For over, 50 years, epidemiologists had been expecting “the big one.” Like earthquakes in California, influenza epidemics have become an inevitable part of the landscape. From year to year, influenza mutates; every so often the strain is particularly virulent and it produces a world-wide pandemic, as happened in 1918 and, on a smaller scale, in 1957, 1968, and 2009. Every year, scientists scrutinize the prevailing type of influenza, anticipating that one day we will see the resurgence of a virus as virulent as the one that killed upwards of 50 million people in 1918-1919. Granted, we have vaccines today that prevent or attenuate many cases of the flu, we have antiviral medications with modest degree of efficacy against influenza, and we have sophisticated supportive respiratory treatments such as ventilators, none of which were available in 1918. As a result, any new influenza pandemic is unlikely to be as devastating as its counterpart 100 years ago—but nonetheless, could wreak havoc in our globalized world. So, it was very surprising when, in March, 2003, scientists in search of the causative agent of the newly described respiratory illness known as SARS (Severe Acute Respiratory Syndrome) peered through their electron microscope and discovered, not influenza, but corona virus.
Coronaviruses had first been identified in the 1960s; they were known to infect cattle, pigs, rodents and chickens; in humans, they were associated with about fifteen percent of colds, but not with any more illnesses. But there it was, with its characteristic crown-like ring of proteins—the agent responsible for the mysterious disease that had killed clusters of health care workers, families, and residents of an apartment complex, principally in China and Hong Kong.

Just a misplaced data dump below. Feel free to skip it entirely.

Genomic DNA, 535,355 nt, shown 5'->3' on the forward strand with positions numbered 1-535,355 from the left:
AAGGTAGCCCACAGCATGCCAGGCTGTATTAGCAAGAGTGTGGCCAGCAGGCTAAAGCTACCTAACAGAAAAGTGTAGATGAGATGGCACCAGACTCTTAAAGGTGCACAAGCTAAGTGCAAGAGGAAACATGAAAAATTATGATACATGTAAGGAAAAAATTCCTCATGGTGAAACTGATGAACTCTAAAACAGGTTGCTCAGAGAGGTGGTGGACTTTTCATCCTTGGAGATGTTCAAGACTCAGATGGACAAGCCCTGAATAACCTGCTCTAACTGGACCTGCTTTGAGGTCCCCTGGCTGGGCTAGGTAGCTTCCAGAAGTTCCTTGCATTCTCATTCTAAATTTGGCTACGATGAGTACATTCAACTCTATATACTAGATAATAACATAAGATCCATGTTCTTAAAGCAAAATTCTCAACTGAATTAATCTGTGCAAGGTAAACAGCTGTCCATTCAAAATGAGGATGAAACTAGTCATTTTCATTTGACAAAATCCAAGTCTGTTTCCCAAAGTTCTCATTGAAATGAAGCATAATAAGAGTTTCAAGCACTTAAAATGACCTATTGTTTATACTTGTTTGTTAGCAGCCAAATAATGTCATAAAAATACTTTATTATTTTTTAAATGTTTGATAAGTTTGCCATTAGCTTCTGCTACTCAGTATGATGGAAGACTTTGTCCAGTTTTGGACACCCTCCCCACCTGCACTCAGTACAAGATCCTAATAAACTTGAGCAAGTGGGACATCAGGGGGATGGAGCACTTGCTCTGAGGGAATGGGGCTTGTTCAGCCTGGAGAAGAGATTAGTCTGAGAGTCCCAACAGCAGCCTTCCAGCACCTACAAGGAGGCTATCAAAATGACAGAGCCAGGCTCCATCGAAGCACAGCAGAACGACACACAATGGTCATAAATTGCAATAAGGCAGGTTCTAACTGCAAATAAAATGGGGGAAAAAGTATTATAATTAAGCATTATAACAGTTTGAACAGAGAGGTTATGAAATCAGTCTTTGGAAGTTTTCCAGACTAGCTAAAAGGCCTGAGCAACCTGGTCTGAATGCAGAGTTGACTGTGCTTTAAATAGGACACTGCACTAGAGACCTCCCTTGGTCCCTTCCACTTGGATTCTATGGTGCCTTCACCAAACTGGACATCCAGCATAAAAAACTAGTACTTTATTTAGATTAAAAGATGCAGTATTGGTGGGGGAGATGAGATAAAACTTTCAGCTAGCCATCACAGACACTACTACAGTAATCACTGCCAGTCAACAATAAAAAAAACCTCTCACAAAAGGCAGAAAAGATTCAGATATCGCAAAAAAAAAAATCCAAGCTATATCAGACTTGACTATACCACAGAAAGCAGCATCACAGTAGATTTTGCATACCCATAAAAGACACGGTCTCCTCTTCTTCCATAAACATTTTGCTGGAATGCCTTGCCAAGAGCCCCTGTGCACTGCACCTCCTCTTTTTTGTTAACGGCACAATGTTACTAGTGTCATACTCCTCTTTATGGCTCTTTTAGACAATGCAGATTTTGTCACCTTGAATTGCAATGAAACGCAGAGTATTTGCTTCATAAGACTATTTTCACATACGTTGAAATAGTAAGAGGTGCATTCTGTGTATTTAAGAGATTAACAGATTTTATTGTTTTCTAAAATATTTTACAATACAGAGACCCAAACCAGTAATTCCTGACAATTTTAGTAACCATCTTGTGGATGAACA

Once the genetic identity of the virus had been established, the race was on to figure out where it came from. It was pretty clear that the virus had jumped species, making SARS a “zoonosis.” What species it came from was never definitively established, though palm civets and raccoon dogs sold in the wild meat markets of Guangdong province, China, to consumers eager for an “exotic” meal are the leading candidates. Growing evidence suggests that the true animal reservoir of the SARS virus (SARS-CoV-1) is the bat, with animals such as civets serving as an intermediary.
Due to good epidemiologic practice, the biology of SARS-CoV-1, and luck, SARS disappeared. The World Health Organization (WHO) announced the containment of the epidemic in early July, 2003, less than four months after it first issued an international alert about the dangers of the disease, and less than a year after it first appeared in China in November, 2002. A total of 8098 people developed the illness, of whom 774 died, or just under 10 percent. All told, the virus appeared in 39 countries. Only China, Hong Kong, Singapore, and Canada had 50 or more cases each. The world breathed a sigh of relief; epidemic prevention programs were developed on paper—and shelved.
And then, in 2012, coronaviruses were back. Or rather, a new coronavirus made its debut: MERS-CoV (for Middle East Respiratory Syndrome). Originally found in Saudi Arabia, it soon travelled to the rest of the Middle East. And stayed there, with the only significant outbreak anywhere else in the world found in Korea in 2015 after the index case had travelled to the Middle East. Unlike SARS, MERS has never disappeared. It remains endemic in the Middle East, where it kills 35 percent of those it infects. Its animal reservoir is probably also a bat, but from bats it infects is camels, and from camels it reaches people. By limiting contact with camels and using case isolation and contact tracing, the total number of confirmed cases in the last eight years is only 2500. More lethal than its SARS-CoV-1 cousin, but less easily transmitted, MERS put coronavirus firmly on the map as a pathogen to be reckoned with, but a relatively minor one, compared to, say, the viruses causing Ebola or AIDS.